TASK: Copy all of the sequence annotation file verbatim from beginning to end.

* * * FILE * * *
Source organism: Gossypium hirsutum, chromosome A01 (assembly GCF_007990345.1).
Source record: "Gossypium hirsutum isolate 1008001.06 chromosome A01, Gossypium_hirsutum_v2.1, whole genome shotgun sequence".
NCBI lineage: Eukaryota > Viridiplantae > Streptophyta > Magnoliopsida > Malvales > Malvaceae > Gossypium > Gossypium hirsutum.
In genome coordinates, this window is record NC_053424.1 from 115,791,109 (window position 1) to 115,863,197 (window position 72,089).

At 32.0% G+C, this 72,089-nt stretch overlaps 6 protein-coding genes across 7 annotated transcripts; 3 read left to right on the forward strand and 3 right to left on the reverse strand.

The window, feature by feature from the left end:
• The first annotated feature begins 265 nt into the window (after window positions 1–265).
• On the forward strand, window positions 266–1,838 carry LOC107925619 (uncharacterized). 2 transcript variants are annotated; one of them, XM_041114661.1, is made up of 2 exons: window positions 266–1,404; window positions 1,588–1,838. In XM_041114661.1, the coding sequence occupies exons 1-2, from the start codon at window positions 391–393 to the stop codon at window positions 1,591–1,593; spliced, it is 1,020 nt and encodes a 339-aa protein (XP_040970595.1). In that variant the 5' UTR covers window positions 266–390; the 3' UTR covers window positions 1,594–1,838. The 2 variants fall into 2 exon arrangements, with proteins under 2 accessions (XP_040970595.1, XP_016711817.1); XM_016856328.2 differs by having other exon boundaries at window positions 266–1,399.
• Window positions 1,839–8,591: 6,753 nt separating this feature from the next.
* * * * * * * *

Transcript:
Source organism: Gossypium hirsutum, chromosome A01 (assembly GCF_007990345.1).
Source record: "Gossypium hirsutum isolate 1008001.06 chromosome A01, Gossypium_hirsutum_v2.1, whole genome shotgun sequence".
NCBI lineage: Eukaryota > Viridiplantae > Streptophyta > Magnoliopsida > Malvales > Malvaceae > Gossypium > Gossypium hirsutum.
In genome coordinates, this window is record NC_053424.1 from 115,791,109 (window position 1) to 115,863,197 (window position 72,089).

At 32.0% G+C, this 72,089-nt stretch overlaps 6 protein-coding genes across 7 annotated transcripts; 3 read left to right on the forward strand and 3 right to left on the reverse strand.

The window, feature by feature from the left end:
• The first annotated feature begins 265 nt into the window (after window positions 1–265).
• On the forward strand, window positions 266–1,838 carry LOC107925619 (uncharacterized). 2 transcript variants are annotated; one of them, XM_041114661.1, is made up of 2 exons: window positions 266–1,404; window positions 1,588–1,838. In XM_041114661.1, the coding sequence occupies exons 1-2, from the start codon at window positions 391–393 to the stop codon at window positions 1,591–1,593; spliced, it is 1,020 nt and encodes a 339-aa protein (XP_040970595.1). In that variant the 5' UTR covers window positions 266–390; the 3' UTR covers window positions 1,594–1,838. The 2 variants fall into 2 exon arrangements, with proteins under 2 accessions (XP_040970595.1, XP_016711817.1); XM_016856328.2 differs by having other exon boundaries at window positions 266–1,399.
• Window positions 1,839–8,591: 6,753 nt separating this feature from the next.